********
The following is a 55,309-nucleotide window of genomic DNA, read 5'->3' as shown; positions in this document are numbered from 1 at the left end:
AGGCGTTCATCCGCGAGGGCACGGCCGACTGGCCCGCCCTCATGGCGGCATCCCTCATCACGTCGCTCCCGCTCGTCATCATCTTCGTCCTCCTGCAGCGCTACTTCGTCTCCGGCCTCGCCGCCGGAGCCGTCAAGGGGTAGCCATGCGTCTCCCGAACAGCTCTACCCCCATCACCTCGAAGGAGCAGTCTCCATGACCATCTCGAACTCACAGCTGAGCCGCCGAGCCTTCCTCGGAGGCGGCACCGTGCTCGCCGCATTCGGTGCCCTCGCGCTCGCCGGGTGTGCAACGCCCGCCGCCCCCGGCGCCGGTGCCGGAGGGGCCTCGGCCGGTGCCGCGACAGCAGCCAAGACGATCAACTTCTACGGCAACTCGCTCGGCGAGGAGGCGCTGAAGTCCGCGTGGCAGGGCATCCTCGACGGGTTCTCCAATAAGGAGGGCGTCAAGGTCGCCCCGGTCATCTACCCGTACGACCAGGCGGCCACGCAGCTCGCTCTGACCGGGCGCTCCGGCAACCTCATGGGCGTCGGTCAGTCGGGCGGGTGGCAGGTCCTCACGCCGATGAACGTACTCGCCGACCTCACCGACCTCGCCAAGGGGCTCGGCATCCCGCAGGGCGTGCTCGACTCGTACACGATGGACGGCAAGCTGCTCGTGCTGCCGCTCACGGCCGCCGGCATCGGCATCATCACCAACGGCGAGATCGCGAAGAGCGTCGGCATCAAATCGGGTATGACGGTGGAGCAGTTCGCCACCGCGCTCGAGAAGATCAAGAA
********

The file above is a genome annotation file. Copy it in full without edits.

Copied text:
The following is a 55,309-nucleotide window of genomic DNA, read 5'->3' as shown; positions in this document are numbered from 1 at the left end:
AGGCGTTCATCCGCGAGGGCACGGCCGACTGGCCCGCCCTCATGGCGGCATCCCTCATCACGTCGCTCCCGCTCGTCATCATCTTCGTCCTCCTGCAGCGCTACTTCGTCTCCGGCCTCGCCGCCGGAGCCGTCAAGGGGTAGCCATGCGTCTCCCGAACAGCTCTACCCCCATCACCTCGAAGGAGCAGTCTCCATGACCATCTCGAACTCACAGCTGAGCCGCCGAGCCTTCCTCGGAGGCGGCACCGTGCTCGCCGCATTCGGTGCCCTCGCGCTCGCCGGGTGTGCAACGCCCGCCGCCCCCGGCGCCGGTGCCGGAGGGGCCTCGGCCGGTGCCGCGACAGCAGCCAAGACGATCAACTTCTACGGCAACTCGCTCGGCGAGGAGGCGCTGAAGTCCGCGTGGCAGGGCATCCTCGACGGGTTCTCCAATAAGGAGGGCGTCAAGGTCGCCCCGGTCATCTACCCGTACGACCAGGCGGCCACGCAGCTCGCTCTGACCGGGCGCTCCGGCAACCTCATGGGCGTCGGTCAGTCGGGCGGGTGGCAGGTCCTCACGCCGATGAACGTACTCGCCGACCTCACCGACCTCGCCAAGGGGCTCGGCATCCCGCAGGGCGTGCTCGACTCGTACACGATGGACGGCAAGCTGCTCGTGCTGCCGCTCACGGCCGCCGGCATCGGCATCATCACCAACGGCGAGATCGCGAAGAGCGTCGGCATCAAATCGGGTATGACGGTGGAGCAGTTCGCCACCGCGCTCGAGAAGATCAAGAA